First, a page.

The epilepsy of TSC often progresses to become intractable – meaning failure to be controlled with antiepileptic drugs. Other methods of treatment, including dietary therapy, neuromodulation, and epilepsy surgery, can be used to treat some patients.
Is TSC inherited?
TSC is caused by mutations in one of two genes, TSC1 and TSC 2, in 70% of cases. TSC is an autosomal dominant disorder, meaning you only need one mutated gene to have disease. Patients with TSC have a 50% chance of passing on the disease to their children. Approximately 1/3 of cases are inherited from parents, while the other 2/3 occur spontaneously.
How is TSC diagnosed?
TSC is diagnosed based on physical findings found during an exam and results of imaging studies. The clinical criteria are divided into major (M) and minor feature (m):
- Definite TSC: 2 major features OR 1 major and 2 or more minor
- Possible: Either 1 major or 2 or more minor features
The presence of a mutation in the TSC1 or TSC2 gene known to cause disease is also sufficient to make a diagnosis of definite TSC. Note that over 1,200 variants of TSC1 and TSC2 are reported and not all are known to cause disease.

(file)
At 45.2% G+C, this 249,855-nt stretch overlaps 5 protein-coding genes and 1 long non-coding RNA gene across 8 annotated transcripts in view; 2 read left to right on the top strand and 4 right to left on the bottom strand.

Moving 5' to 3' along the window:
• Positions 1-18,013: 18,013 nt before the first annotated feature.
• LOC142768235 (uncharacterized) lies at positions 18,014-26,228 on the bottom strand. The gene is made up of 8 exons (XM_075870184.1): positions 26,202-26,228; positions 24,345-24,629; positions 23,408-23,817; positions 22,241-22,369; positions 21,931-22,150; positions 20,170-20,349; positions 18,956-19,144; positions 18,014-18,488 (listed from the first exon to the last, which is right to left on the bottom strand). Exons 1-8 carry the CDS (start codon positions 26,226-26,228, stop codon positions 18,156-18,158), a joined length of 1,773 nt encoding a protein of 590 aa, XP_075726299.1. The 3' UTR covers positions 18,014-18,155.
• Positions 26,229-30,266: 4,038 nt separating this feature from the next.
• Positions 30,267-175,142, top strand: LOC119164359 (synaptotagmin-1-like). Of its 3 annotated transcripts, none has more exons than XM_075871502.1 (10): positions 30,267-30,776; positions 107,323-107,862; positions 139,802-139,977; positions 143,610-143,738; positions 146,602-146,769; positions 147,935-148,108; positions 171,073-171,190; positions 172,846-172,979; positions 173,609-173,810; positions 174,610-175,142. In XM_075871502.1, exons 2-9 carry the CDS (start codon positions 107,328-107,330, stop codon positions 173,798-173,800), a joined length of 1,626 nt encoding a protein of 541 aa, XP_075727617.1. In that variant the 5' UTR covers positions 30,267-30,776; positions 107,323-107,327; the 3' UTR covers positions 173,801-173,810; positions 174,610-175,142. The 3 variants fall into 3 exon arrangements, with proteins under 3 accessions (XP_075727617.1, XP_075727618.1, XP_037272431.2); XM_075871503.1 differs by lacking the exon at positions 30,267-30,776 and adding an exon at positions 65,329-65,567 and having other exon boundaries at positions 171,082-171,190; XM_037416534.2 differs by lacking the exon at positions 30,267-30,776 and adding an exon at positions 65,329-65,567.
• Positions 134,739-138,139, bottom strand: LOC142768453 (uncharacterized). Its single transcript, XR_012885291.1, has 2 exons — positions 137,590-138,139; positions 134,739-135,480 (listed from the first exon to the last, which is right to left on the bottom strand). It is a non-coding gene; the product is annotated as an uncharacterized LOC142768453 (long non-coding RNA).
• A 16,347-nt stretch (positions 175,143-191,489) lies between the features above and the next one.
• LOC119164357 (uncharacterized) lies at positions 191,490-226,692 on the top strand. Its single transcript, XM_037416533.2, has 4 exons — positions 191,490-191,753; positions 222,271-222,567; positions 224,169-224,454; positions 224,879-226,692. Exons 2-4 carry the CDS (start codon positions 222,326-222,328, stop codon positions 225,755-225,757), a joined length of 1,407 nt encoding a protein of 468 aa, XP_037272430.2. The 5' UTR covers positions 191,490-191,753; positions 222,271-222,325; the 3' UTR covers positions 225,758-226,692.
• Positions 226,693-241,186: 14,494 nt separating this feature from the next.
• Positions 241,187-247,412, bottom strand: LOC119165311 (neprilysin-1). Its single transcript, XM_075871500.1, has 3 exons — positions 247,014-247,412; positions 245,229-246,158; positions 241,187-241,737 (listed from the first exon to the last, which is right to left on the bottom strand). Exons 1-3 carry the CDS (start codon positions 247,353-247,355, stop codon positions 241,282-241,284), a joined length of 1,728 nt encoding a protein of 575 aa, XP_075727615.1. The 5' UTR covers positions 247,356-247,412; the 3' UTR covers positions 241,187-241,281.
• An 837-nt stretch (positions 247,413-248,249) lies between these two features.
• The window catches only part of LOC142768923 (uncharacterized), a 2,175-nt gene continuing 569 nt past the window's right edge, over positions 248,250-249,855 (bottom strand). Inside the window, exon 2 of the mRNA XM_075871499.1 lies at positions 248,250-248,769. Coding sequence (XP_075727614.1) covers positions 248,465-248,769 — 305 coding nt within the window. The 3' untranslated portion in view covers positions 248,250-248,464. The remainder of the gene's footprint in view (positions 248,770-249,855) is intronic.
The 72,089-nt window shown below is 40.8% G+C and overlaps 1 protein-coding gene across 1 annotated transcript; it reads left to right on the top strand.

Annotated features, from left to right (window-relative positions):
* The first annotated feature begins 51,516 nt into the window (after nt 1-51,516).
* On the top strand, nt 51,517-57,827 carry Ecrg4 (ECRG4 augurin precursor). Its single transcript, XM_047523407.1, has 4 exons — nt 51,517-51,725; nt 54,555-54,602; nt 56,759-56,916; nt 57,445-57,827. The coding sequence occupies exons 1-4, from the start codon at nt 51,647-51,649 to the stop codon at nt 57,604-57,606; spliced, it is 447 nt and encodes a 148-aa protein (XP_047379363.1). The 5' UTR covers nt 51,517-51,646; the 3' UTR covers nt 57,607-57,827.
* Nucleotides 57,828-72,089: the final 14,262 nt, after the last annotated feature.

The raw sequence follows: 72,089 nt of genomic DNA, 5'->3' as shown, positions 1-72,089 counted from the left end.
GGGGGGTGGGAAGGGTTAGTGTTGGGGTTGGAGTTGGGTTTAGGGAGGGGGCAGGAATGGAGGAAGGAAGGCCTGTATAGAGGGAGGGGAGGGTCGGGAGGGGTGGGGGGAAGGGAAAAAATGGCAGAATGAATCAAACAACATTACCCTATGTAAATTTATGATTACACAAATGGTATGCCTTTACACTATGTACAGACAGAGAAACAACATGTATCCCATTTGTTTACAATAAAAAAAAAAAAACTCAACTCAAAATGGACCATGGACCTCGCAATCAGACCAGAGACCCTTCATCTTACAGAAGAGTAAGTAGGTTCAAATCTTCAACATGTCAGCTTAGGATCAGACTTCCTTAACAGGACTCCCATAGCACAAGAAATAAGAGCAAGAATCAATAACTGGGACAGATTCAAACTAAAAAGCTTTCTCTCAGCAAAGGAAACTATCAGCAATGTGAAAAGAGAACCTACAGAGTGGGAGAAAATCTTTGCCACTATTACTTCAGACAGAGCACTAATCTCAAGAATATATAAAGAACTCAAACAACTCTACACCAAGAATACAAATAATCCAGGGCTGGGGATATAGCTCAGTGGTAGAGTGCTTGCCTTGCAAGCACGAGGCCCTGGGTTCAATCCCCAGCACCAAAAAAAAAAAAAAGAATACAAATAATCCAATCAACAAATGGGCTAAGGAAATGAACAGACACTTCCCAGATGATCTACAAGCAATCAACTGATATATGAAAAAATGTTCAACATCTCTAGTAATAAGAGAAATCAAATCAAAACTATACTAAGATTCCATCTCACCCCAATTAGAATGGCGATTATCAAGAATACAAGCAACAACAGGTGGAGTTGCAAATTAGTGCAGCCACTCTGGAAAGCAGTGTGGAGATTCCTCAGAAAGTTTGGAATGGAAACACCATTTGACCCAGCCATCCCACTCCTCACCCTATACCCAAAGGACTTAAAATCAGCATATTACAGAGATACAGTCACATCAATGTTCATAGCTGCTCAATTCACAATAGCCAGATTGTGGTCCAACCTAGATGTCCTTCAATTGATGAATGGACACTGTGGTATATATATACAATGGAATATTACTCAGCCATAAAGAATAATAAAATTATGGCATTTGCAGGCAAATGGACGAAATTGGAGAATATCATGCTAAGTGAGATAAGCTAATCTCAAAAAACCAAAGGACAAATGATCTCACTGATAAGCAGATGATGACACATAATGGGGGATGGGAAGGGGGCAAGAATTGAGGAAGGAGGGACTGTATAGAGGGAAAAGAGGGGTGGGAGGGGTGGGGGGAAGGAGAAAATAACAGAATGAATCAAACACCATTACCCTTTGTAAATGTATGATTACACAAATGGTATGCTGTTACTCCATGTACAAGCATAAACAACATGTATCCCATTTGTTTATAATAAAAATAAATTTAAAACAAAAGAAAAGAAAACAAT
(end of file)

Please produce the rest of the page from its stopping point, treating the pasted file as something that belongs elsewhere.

How is TSC treated?
The primary goal of TSC treatment is routine monitoring of disease manifestations. As a result, patients should get scheduled testing, as new symptoms can arise over time. Typical recommended testing includes:
- MRI brain with and without contrast every 1 to 3 years
- Electroencephalogram (EEG) at initial diagnosis and when seizures initially present
- Renal MRI at the time of initial diagnosis and every 1 to 3 years
- Electrocardiogram (EKG) at diagnosis and then every 3 to 5 years
- Pulmonary Function testing – recommended for females greater than 18 years of age and symptomatic adult males